Another week, still no Planet of the Apes news.
I’m going to go ahead and say that’s a good thing.
Am I the only one who’s getting fed up with the remakes. Constant remakes and adaptations. Of anything that’s out there, familiar and available. Anything at all. And then remakes of the remakes. Of remakes. One Hulk on top of another. A complete Spider-Man reboot. Remakes of ’80s movies, ’80s television shows…’80s board games. Ugh.
And now, news of a likely Planet of the Apes reboot. Or rather prequel. Yes, prequel. That makes all the difference.
The stakes have gotten so big in Hollywood, in terms of marketing costs and breakeven profits, that franchises now are considered the only safe bets. The only things that are guaranteed to put a certain number of butts in the seats – even though I would contend that a poorly-executed franchise or reboot will die faster than an original story, since expectations are higher. In the case of a reboot, the whole target market shows up opening weekend. Bad word of mouth kills it on the spot. (More at Techland: Sci-Fi Sexy Time – The All-Time Hottest Hookups)
But then again, by that point, the studios have already suckered the first round of people into handing over money. All thanks to a familiar name.
I’m heartened to see that if it’s not the studio heads, then it’s the directors that are finally getting their act together. In the case of Planet of the Apes, rumors are that one director after another is turning the project down. They are thinking it through, realizing that they will merely be tinkering with a memorable classic, and deciding that this is not where their talents are best directed. It’s one thing to mold an origianl vision, but it’s something far different to retread the same tightrope, all the while forced to conform to a studio’s marketing plan. We’ve seen this most recently with Sam Raimi, and his rumored disagreements with the studio over the tone of Spider-Man 3. When franchises go wild, directors lose hold.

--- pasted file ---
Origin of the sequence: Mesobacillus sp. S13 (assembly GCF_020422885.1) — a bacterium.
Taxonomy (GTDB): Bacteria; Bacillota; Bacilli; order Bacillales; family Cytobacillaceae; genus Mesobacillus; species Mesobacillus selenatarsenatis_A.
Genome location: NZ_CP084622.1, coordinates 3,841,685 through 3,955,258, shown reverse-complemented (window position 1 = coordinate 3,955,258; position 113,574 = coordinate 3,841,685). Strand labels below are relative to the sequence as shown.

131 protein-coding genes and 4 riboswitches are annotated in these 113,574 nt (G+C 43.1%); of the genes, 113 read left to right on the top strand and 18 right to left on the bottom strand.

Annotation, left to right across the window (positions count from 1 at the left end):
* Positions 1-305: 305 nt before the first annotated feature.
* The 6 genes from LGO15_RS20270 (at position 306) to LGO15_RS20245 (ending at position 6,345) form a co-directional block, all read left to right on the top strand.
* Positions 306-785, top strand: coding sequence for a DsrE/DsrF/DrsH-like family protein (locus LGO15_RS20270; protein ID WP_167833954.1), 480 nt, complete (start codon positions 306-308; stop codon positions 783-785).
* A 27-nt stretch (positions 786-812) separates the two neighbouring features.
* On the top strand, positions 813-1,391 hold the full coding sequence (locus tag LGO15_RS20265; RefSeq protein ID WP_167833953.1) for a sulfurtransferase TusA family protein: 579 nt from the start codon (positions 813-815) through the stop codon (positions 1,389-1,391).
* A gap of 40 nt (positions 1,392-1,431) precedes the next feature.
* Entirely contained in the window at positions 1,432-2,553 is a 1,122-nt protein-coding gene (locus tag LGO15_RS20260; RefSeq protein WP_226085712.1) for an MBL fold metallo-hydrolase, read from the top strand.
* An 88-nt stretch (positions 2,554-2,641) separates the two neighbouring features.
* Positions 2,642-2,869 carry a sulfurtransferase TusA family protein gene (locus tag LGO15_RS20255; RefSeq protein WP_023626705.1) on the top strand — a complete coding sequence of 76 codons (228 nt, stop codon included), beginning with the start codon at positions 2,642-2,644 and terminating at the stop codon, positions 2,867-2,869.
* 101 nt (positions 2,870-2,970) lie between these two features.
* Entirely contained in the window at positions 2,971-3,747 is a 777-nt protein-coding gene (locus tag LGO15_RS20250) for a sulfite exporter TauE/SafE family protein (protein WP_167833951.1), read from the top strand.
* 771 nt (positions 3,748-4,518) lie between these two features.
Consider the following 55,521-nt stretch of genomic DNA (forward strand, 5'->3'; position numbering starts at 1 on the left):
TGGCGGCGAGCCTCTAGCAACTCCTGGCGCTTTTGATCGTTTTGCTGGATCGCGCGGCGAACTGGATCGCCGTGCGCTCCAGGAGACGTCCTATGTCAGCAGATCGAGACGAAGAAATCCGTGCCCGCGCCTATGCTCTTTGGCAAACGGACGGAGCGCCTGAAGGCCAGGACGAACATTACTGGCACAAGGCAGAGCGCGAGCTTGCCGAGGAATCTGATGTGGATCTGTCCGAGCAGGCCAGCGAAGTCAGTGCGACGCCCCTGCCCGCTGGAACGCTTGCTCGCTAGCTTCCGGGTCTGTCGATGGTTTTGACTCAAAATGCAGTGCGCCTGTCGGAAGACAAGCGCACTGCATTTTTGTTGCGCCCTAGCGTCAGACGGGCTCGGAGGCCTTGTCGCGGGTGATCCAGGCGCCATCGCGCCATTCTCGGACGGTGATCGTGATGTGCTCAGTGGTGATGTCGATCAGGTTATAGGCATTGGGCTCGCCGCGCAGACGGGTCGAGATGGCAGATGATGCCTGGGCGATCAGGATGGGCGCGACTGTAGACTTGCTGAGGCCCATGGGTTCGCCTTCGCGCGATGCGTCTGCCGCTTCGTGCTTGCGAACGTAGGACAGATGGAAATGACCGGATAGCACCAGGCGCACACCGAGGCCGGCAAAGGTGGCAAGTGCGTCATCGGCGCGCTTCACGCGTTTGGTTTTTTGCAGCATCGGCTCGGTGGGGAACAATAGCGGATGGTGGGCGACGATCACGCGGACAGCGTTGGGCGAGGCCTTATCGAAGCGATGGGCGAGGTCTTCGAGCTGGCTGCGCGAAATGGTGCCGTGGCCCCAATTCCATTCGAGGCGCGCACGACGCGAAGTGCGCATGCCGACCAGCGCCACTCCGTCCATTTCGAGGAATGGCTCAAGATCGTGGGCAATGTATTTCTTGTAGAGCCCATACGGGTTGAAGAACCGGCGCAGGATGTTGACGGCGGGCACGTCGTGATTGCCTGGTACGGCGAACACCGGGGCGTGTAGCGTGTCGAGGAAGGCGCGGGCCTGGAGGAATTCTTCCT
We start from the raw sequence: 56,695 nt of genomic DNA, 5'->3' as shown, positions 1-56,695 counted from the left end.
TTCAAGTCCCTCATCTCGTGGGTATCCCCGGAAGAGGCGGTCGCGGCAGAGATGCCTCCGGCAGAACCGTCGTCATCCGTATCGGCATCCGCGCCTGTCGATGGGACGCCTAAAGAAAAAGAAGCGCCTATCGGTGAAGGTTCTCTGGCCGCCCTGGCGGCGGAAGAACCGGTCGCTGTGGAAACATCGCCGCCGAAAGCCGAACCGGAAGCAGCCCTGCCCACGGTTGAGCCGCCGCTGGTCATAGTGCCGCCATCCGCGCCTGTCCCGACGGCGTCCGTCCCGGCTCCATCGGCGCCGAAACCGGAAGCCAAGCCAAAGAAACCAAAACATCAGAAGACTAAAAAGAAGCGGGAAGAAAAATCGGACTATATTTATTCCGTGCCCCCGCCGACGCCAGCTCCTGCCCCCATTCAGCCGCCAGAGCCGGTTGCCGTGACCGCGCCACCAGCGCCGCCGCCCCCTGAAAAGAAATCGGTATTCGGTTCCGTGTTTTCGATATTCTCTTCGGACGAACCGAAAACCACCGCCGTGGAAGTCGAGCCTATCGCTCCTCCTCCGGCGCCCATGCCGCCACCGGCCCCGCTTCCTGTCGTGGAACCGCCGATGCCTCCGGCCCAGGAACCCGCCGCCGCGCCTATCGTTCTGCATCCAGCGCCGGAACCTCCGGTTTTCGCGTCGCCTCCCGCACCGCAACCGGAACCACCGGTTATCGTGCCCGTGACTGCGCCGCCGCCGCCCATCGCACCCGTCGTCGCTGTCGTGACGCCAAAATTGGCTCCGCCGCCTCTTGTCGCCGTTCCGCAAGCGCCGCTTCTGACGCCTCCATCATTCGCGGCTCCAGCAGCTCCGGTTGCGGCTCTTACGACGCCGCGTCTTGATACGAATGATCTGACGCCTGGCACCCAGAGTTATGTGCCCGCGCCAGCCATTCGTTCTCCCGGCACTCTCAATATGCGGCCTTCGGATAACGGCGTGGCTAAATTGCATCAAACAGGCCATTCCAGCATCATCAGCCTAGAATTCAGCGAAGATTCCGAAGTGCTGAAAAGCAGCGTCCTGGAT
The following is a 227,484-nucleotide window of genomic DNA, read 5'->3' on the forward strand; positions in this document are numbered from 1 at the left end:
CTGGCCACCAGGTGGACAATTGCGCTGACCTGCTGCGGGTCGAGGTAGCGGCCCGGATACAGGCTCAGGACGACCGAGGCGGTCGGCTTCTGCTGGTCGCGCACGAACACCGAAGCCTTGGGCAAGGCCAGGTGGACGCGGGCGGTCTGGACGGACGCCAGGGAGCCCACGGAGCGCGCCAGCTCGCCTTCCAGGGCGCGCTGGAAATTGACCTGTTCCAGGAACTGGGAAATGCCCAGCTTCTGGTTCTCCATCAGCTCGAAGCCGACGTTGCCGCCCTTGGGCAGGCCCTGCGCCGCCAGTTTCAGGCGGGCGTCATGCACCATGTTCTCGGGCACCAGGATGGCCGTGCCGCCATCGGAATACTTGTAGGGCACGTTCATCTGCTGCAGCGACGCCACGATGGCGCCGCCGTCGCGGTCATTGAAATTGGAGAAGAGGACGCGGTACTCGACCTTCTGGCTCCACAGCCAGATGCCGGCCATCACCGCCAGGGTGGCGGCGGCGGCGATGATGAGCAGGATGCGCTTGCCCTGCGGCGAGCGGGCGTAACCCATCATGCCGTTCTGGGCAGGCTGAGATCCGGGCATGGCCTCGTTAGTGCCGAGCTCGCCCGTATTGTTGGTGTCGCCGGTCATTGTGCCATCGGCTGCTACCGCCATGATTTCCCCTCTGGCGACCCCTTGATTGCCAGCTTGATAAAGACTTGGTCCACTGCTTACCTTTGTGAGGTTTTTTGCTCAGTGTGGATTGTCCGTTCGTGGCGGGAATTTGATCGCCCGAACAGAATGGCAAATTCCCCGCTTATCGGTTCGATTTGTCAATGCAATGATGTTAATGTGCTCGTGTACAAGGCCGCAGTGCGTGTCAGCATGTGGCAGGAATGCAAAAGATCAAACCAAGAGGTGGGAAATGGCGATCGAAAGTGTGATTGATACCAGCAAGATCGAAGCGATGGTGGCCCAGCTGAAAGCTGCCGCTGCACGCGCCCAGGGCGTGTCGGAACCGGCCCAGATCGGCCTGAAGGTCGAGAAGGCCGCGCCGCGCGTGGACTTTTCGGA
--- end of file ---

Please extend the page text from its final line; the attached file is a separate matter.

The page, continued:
I’ve always thought it would take moviegoers to stop going to these sorts of retreads, for the studios to learn a lesson. But maybe the revolt will come from within the industry, from directors (even actors) who want to do something more interesting. Or original. Or unfettered. I guess all directors have to do right know is watch what Kathryn Bigelow and Robert Rodriguez go on to do next, free of the Planet of the Apes anchor. Whatever poor sap eventually makes this prequel, and lives to regret the “creative differences” with the studio, can just look at the next Bigelow project and think: That could have been me, doing what I really wanted to do instead.
What do you think: Is a Plant of the Apes prequel high on your must-see list?